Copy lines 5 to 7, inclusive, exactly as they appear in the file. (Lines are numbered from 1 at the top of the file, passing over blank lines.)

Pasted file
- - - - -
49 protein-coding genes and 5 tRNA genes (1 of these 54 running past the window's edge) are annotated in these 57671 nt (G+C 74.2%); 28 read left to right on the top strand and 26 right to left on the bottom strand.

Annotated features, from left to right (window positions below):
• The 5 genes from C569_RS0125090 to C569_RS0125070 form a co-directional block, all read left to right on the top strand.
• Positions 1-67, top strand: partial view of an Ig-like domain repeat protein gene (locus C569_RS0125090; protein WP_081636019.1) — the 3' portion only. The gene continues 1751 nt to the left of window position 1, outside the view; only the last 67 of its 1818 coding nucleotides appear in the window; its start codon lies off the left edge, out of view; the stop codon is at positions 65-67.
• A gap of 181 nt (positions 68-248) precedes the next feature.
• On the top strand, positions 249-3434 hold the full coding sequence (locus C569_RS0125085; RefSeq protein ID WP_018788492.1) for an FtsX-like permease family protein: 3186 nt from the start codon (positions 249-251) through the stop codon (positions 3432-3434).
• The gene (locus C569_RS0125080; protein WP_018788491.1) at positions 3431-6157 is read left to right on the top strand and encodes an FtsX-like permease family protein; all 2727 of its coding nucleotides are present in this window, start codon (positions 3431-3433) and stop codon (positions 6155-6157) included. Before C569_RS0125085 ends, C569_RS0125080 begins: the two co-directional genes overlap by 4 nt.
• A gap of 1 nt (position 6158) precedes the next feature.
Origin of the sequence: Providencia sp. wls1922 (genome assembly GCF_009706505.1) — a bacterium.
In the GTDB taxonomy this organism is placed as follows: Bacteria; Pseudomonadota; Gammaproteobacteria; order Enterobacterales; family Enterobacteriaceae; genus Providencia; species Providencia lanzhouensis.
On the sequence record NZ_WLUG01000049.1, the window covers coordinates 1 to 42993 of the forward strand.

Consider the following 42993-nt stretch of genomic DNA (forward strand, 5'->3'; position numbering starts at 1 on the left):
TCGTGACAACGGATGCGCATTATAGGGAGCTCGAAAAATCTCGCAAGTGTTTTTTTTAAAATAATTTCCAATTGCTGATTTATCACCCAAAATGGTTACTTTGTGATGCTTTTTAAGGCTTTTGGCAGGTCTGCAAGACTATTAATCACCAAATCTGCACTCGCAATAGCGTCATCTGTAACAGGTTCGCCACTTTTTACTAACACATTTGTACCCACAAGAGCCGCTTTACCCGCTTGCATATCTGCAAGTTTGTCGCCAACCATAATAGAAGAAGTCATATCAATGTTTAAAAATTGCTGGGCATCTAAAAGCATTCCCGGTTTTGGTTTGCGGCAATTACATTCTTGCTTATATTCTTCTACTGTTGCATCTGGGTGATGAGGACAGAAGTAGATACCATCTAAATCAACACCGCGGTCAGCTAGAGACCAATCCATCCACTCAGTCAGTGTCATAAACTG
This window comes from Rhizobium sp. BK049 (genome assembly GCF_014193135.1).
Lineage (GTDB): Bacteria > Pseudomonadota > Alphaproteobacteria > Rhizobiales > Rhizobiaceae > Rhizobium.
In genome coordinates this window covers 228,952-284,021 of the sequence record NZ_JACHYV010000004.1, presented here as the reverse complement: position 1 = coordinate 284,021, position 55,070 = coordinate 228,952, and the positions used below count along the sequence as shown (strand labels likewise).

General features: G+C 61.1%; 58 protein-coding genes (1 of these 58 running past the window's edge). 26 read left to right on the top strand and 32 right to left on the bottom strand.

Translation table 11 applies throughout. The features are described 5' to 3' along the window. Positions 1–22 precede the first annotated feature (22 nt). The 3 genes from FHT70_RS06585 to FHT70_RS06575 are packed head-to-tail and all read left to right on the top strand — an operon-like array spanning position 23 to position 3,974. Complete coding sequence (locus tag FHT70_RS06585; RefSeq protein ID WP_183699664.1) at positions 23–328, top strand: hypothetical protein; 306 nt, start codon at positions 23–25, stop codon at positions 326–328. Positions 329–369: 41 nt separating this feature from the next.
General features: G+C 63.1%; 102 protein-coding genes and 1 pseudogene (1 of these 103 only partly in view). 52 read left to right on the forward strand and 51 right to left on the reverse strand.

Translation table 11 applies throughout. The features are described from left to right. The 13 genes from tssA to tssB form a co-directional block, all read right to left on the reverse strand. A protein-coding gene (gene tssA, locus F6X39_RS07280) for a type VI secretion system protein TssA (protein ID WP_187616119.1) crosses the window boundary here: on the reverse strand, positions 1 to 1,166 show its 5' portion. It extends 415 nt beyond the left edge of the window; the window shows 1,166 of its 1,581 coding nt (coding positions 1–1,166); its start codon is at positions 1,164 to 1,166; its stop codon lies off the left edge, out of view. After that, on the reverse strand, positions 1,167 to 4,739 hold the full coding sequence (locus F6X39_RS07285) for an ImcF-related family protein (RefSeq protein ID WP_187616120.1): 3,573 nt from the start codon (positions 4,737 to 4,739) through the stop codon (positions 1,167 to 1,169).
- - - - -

• A gap of 181 nt (positions 68-248) precedes the next feature.
• On the top strand, positions 249-3434 hold the full coding sequence (locus C569_RS0125085; RefSeq protein ID WP_018788492.1) for an FtsX-like permease family protein: 3186 nt from the start codon (positions 249-251) through the stop codon (positions 3432-3434).
• The gene (locus C569_RS0125080; protein WP_018788491.1) at positions 3431-6157 is read left to right on the top strand and encodes an FtsX-like permease family protein; all 2727 of its coding nucleotides are present in this window, start codon (positions 3431-3433) and stop codon (positions 6155-6157) included. Before C569_RS0125085 ends, C569_RS0125080 begins: the two co-directional genes overlap by 4 nt.